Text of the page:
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What Is a COPD Exacerbation Flare, and What Are Its Symptoms?

11 answers | Last updated: Aug 16, 2014
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Caring.com User - Leslie Kernisan, M.D.
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Dr. Leslie Kernisan is a senior medical editor at Caring.com and a clinical instructor in the University of California, San Francisco, Division of Geriatrics....
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answered...

A chronic obstructive pulmonary disease (COPD) exacerbation flare is an increase in the usual severity of symptoms of COPD.

The signs of a flare-up are a worsening of whatever the See also:
What's the Difference Between COPD and Chronic Bronchitis?

See all 272 questions about COPD
person's usual COPD symptoms are. These may include:

  • An increase in frequency and severity of coughing.
  • Increased production of phlegm (sputum or mucus) when coughing.
  • A change in the appearance of the phlegm.
  • Increased shortness of breath.

One should always seek prompt medical evaluation for signs of a COPD exacerbation flare. Without treatment, people may experience life-threatening breathing problems. If someone with COPD seems extremely short of breath or passes out, call 911 right away.

Some COPD exacerbations require treatment in the hospital for a few days, while others can be safely treated in an outpatient setting. In severe cases, people with COPD exacerbations may need to be on a ventilator, or breathing machine, until their flare-up resolves.

More than half of exacerbation flares are caused by an infection in the lungs or airways, either viral or bacterial. Another 10 percent are triggered by air pollution. In 30 to 40 percent of cases, though, the cause can't be pinpointed.

In addition, many other conditions affecting the heart and lungs share the symptoms of a COPD exacerbation flare. These include heart attacks, blood clots in the lungs, or heart failure. That's another reason it's always important to get an evaluation when anyone's COPD symptoms seem acutely worse.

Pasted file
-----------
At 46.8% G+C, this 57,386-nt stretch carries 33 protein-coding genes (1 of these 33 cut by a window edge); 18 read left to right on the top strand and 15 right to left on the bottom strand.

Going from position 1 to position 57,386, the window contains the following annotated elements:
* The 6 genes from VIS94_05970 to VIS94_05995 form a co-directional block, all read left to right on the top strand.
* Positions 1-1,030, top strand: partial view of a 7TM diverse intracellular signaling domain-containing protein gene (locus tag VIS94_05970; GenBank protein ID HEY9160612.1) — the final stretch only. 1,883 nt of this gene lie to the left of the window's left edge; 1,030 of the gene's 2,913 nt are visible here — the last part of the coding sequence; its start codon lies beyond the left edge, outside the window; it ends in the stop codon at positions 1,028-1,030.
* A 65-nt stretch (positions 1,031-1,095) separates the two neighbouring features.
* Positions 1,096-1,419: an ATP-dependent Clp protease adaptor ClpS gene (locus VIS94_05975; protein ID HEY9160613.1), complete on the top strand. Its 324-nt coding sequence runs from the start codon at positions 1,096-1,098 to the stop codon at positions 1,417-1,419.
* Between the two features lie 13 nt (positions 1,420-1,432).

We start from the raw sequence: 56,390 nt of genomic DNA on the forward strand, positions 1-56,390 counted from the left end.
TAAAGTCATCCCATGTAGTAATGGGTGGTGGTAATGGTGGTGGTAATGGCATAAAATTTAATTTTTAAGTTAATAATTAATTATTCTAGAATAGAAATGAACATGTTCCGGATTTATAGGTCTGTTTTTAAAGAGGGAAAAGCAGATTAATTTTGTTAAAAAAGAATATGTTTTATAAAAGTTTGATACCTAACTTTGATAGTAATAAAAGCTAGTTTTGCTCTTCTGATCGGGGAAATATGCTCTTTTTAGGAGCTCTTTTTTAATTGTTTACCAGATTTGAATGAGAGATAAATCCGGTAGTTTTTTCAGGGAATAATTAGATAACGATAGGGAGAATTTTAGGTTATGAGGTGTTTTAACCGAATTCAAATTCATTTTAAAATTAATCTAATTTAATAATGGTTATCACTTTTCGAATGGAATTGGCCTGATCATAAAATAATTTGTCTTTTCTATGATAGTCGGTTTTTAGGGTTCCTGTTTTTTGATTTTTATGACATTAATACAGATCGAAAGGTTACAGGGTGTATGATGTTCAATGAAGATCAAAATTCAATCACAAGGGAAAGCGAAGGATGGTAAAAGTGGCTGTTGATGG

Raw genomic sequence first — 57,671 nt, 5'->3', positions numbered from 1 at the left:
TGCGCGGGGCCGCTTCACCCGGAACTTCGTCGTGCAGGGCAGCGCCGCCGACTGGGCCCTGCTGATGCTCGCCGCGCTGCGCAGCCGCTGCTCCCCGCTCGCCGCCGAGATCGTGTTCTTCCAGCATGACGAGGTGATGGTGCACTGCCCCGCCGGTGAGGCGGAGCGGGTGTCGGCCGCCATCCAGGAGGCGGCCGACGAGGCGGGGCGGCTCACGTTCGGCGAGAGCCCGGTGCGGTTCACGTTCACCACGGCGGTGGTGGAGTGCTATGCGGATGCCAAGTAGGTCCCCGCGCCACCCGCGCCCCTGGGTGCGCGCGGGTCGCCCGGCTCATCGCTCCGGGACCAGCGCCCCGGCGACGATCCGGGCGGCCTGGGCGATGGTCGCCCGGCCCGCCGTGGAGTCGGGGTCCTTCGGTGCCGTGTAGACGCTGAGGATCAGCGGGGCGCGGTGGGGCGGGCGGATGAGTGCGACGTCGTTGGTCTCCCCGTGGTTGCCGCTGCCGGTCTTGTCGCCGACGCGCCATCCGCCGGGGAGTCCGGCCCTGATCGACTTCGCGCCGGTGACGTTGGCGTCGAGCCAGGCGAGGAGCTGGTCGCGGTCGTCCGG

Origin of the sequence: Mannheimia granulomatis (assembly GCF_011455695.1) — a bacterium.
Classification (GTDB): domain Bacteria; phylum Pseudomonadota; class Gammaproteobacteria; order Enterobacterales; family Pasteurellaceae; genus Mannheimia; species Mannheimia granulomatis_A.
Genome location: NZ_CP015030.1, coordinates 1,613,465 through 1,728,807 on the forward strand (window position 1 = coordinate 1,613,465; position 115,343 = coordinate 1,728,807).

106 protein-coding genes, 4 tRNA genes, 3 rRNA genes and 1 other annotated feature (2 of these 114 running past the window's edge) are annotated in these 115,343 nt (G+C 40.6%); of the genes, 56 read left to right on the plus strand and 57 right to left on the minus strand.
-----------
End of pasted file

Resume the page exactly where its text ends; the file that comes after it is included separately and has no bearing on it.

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charliesangel answered...

my husband has had a few flare ups that they diagnosed as exacerbated COPD and he is hospotilized and given aggressive antiobiodics. once he had ro be intubated and than bek God came out of it. I wonder though if they can treat him at home with the liquid antiobiodics when that happens instead of continuously taking him to ER because he gets very upset and stressed at having to go through the emergency room procedure and he gets worked up and impatient and starts getting anxious and stressed out which is not good for a diabetic, yes he has diabetes also..

 

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Sandie66 answered...

I was just recently Diagnosed with COPD and this is very shocking to me i was hospitalized with an exacerbated flare of COPD so i guess i have had it for a while. i was in the hospital for 2 weeks and was on oxygen the whole time so now i am looking into this disease and it scares me. I am only 43 years old.

 

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jandayan6 answered...

sandie66 I was diagnozed with copd when I was about 35. I,m now 73. It has not been easy. I have huffed and puffed everywher i go. Take the medicine and insure you do only what your able to do

 

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sandymccollum answered...

I am 52, was 45 when diagnosed with lung cancer and given 6 months to live. They told me I have COPD as a result, after having one lung removed. It was like they told me I have the flu - go home, rest, and here's an albuterol inhaler. Never told me it is fatal, never told me there are stages, just that it's what I have and sent me home. Maybe it was because I had the time limit on life, don't know, but they should have told me more, this disease is fatal!!

 

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Justthinking answered...